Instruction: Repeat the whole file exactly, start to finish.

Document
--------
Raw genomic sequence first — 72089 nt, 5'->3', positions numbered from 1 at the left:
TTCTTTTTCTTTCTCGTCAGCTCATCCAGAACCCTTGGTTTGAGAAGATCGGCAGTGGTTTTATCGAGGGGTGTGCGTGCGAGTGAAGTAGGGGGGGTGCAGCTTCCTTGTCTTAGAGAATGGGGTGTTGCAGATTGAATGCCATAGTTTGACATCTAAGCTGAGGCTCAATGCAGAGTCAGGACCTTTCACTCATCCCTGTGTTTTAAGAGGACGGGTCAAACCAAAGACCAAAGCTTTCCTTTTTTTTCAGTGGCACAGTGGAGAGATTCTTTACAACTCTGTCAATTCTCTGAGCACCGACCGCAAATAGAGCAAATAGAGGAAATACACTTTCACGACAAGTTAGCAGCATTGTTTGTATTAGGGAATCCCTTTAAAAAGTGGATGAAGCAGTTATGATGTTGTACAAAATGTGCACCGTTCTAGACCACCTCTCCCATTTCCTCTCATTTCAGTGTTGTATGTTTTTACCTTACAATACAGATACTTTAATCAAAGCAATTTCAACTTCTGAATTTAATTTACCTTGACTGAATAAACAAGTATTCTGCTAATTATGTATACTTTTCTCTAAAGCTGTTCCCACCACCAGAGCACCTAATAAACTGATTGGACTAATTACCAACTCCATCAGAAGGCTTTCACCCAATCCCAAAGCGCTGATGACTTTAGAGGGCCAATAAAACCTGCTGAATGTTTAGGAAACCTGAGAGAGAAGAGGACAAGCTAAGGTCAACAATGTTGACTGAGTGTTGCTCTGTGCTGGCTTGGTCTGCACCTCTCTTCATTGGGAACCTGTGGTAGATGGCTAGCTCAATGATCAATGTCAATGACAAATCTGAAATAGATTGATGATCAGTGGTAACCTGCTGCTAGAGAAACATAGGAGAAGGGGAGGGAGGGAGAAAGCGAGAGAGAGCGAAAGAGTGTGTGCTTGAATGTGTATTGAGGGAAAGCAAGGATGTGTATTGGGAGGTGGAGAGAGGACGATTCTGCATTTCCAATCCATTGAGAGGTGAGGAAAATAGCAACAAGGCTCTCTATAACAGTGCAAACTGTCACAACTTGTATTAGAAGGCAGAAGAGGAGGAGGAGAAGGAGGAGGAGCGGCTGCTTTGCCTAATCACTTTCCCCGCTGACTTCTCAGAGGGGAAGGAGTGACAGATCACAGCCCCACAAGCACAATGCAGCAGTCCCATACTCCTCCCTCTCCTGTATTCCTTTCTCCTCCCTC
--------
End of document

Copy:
Raw genomic sequence first — 72089 nt, 5'->3', positions numbered from 1 at the left:
TTCTTTTTCTTTCTCGTCAGCTCATCCAGAACCCTTGGTTTGAGAAGATCGGCAGTGGTTTTATCGAGGGGTGTGCGTGCGAGTGAAGTAGGGGGGGTGCAGCTTCCTTGTCTTAGAGAATGGGGTGTTGCAGATTGAATGCCATAGTTTGACATCTAAGCTGAGGCTCAATGCAGAGTCAGGACCTTTCACTCATCCCTGTGTTTTAAGAGGACGGGTCAAACCAAAGACCAAAGCTTTCCTTTTTTTTCAGTGGCACAGTGGAGAGATTCTTTACAACTCTGTCAATTCTCTGAGCACCGACCGCAAATAGAGCAAATAGAGGAAATACACTTTCACGACAAGTTAGCAGCATTGTTTGTATTAGGGAATCCCTTTAAAAAGTGGATGAAGCAGTTATGATGTTGTACAAAATGTGCACCGTTCTAGACCACCTCTCCCATTTCCTCTCATTTCAGTGTTGTATGTTTTTACCTTACAATACAGATACTTTAATCAAAGCAATTTCAACTTCTGAATTTAATTTACCTTGACTGAATAAACAAGTATTCTGCTAATTATGTATACTTTTCTCTAAAGCTGTTCCCACCACCAGAGCACCTAATAAACTGATTGGACTAATTACCAACTCCATCAGAAGGCTTTCACCCAATCCCAAAGCGCTGATGACTTTAGAGGGCCAATAAAACCTGCTGAATGTTTAGGAAACCTGAGAGAGAAGAGGACAAGCTAAGGTCAACAATGTTGACTGAGTGTTGCTCTGTGCTGGCTTGGTCTGCACCTCTCTTCATTGGGAACCTGTGGTAGATGGCTAGCTCAATGATCAATGTCAATGACAAATCTGAAATAGATTGATGATCAGTGGTAACCTGCTGCTAGAGAAACATAGGAGAAGGGGAGGGAGGGAGAAAGCGAGAGAGAGCGAAAGAGTGTGTGCTTGAATGTGTATTGAGGGAAAGCAAGGATGTGTATTGGGAGGTGGAGAGAGGACGATTCTGCATTTCCAATCCATTGAGAGGTGAGGAAAATAGCAACAAGGCTCTCTATAACAGTGCAAACTGTCACAACTTGTATTAGAAGGCAGAAGAGGAGGAGGAGAAGGAGGAGGAGCGGCTGCTTTGCCTAATCACTTTCCCCGCTGACTTCTCAGAGGGGAAGGAGTGACAGATCACAGCCCCACAAGCACAATGCAGCAGTCCCATACTCCTCCCTCTCCTGTATTCCTTTCTCCTCCCTC